rambler Well-Known Member Supporter

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    I think you will need the generator, and 'grow' into an off-grid system that will handle part of that load, perhaps all of it some day. But, you will need the generator, so might as well start with that. Diesel or LP seem more popular for long-term use as you are planning.

    Quick thought to a complex question. :)

    --->Paul
     
  9. tinknal

    tinknal Well-Known Member Supporter

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    I once seen an Amish shop where the tools were run off a shaft. It was in an old dairy barn, and the shaft ran through the gutter. The band saw, table saw, lathe, planer, etc. were all mounted over the gutter and had a clutch and pully system. There were also shafts running off the main shaft to run fans, and the well pump. The shaft was powered by a deisel engine.
     
  10. Jim-mi

    Jim-mi Well-Known Member

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    Most of the tool items you mentioned have hefty inrush (surge) demands. So you need to build big from the git go.

    So as has been stated above-- a hefty gennie.
    Do not 'blink' when the talk goes to $10k for a good KOHLER.

    A unit like that could\would power the shop and house.

    Yes for a very big bunch of bucks PV could do it also.
    But its quite likely that you'll want to work in your shop on days when the sun is hiding . . . . .that big bunch of energy hogs (tools) gotta get their power from somewhere--the gennie.

    I hope you wont let some one talk you into one of those cheapie 4-500 buck pieces of junk *gennies* . . . . . .you will soon regret it.
     
  11. Fire-Man

    Fire-Man Well-Known Member Supporter

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    I AGREE One of the cheap $500 one---With that Heavy Equipment-He Would be Sorry in a Hour!! Randy
     
  12. TxGypsy

    TxGypsy Well-Known Member

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    The sun shines(supposedly) 363 days a year here so cloudy days aren't a big problem. Nope never would have considered one of the cheapies.....but $10,000?!!!! Uh maybe we can work in shifts. Guess I better get to pricing stuff. Possibly start cooking dinner for some buddies who have more stuff than they know what to do with...including a few with big trailer mounted generators.
     
  13. Jim-mi

    Jim-mi Well-Known Member

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    You might want to be sitting down when you ask about the price tags of those "Big trailer mounted gennies"

    But yes those are an example of "Good equipment".

    Ok you may be in an area with lots of sun (way better than where I am) . .but as the sun goes down EVERYTHING also shuts down . . including that air conditioner thats keeping your tush comfortable.

    Oh golly time to turn on the . . . . . . .gennie . . . . . lol
     
  14. ericjeeper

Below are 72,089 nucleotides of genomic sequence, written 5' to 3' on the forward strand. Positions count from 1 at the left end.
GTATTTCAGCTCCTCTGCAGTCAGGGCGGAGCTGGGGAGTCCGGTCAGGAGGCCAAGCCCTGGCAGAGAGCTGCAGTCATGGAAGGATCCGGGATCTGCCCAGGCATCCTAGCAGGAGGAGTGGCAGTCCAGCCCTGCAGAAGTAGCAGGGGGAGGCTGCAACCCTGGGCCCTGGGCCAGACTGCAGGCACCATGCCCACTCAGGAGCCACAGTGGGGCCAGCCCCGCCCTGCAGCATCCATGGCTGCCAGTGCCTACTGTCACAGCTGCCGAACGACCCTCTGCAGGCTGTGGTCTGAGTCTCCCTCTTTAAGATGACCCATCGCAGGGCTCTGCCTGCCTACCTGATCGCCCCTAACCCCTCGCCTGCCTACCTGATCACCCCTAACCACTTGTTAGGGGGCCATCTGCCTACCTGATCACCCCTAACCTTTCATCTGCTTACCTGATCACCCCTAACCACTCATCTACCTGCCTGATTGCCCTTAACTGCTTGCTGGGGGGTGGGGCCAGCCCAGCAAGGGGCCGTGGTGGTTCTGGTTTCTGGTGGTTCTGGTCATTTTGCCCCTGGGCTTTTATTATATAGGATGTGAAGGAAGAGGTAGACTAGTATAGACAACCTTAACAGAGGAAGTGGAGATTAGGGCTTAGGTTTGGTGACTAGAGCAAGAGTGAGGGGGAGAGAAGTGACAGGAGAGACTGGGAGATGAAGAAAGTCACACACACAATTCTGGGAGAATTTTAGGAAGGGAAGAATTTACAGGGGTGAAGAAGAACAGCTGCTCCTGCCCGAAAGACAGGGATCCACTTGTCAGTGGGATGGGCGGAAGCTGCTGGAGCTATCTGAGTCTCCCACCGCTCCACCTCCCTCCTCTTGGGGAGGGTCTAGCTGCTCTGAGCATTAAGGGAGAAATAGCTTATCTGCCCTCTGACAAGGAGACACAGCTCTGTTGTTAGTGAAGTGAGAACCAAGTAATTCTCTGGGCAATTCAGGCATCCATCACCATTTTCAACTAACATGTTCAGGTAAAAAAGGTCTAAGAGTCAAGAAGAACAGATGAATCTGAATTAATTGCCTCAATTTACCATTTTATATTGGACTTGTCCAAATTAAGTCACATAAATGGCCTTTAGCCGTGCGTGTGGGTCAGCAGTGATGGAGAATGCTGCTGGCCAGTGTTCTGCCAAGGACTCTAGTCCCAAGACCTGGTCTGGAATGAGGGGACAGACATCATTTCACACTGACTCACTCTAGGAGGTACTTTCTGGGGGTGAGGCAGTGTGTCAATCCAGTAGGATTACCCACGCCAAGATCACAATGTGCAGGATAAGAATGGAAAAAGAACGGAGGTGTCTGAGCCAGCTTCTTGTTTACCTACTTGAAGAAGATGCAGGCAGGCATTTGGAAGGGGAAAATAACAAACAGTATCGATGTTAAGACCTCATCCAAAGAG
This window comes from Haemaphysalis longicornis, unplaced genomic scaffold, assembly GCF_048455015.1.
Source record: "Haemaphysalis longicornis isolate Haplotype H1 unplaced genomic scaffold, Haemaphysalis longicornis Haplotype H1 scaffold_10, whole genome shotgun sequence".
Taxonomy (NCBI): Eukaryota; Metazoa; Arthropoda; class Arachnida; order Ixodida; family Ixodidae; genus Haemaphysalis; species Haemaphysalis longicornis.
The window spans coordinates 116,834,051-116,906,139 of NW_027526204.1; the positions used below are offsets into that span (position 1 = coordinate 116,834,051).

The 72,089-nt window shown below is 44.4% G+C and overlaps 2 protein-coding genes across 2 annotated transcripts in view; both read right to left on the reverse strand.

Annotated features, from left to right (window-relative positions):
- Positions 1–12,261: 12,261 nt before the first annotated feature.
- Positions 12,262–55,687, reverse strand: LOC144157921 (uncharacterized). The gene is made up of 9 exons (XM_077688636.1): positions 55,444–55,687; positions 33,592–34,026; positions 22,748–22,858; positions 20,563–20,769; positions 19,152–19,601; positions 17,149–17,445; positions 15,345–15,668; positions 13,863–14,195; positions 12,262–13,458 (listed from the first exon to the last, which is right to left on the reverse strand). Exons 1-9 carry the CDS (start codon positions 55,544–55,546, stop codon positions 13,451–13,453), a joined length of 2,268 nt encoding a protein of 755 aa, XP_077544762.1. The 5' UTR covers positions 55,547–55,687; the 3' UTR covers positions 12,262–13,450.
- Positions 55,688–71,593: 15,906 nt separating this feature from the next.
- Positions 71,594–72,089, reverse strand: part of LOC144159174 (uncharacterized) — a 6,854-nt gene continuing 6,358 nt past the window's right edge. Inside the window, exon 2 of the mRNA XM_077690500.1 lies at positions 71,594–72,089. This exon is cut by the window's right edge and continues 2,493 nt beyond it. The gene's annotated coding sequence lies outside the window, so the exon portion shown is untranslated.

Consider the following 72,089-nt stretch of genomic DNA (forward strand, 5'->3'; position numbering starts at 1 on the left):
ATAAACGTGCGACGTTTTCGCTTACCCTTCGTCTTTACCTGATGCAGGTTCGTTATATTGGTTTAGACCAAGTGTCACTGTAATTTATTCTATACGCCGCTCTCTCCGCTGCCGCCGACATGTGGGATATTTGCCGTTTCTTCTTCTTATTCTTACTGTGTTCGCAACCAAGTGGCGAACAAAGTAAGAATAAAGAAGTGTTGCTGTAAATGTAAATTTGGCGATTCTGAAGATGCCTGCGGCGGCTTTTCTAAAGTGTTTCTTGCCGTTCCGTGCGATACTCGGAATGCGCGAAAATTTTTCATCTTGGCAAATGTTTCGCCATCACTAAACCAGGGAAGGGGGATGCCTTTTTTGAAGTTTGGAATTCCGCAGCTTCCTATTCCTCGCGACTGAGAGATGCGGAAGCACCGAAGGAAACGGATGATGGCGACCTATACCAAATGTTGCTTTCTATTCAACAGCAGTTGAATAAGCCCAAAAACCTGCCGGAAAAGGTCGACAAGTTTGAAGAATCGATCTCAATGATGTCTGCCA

ericjeeper Well-Known Member

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    I think your demands will make it impossible to go solar, and very expensive to use genset. The most economical power, is what you get from the electric company.
    Good luck
     
  15. mightybooboo

    mightybooboo Well-Known Member

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    A very nice genny are the portable light towers with the 3 cylinder Kubota diesels.Get em at auction.....

    I saw some that came back from a middle east construction project,a lot less than 10G but I dont remember the price.They were almost new.

    BooBoo :gromit:
     
  16. TxGypsy

    TxGypsy Well-Known Member

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    ROFL....but, but, but that would be the sensible, easy thing to do :D

    :nono:
     
  17. CatsPaw

    CatsPaw Who...me?

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    I was under the impression that Generac's were only in the $3-$4000 range, nat. or propane and plenty of quiet power. Come in the metal outdoor case, auto start under power-loss conditions, etc.

    Maybe use generator off and on, charge batteries when needed, turn off when using small or hand tools, plan for using big tools and generator power on days when you need to mill stuff up. Might even be days during assembly that you wouldn't even need it, just some battery tools.

    that ole amish 'we don't use electricity but we use electricity to run an engine that runs hydraulics and air' loop hole always gets me.

    I'm betting you'd wear your solar out with woodworking tools. Compromising by limiting what and how you can use tools can get real old real fast.
     
  18. Jim-mi

    Jim-mi Well-Known Member

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    The $10K example I used is for a good, proven, well respected, Kohler.

    Yes theres a bunch of 'other' equipment available at quite a wide range of prices.

    The point I would like to make is that the cheap stuff ($4-500 range) has a very limited range of usefullness__and life__
    The cheapie will do ok on a new construction job site powering a circular saw and such. When it craps out----you by another one.

    Now lets talk about the "In it for the long haul, Off grid folks systems". Doesn't make too much sense to pay big bucks for PV etc. etc. and to go with a bottom end junk gennie.


    OK . i'll get off my soap box . . . .
     
  19. CatsPaw

    CatsPaw Who...me?

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    Looked up Generacs and yes, they're in the $2000 to $4000 range. I think the 13kw was well under $4000. Mo 'nough power.

    Little cheapie portables are too noisy anyway. Takes along time to pay off a $10k generator unless you decide to sell some power to the neighbors.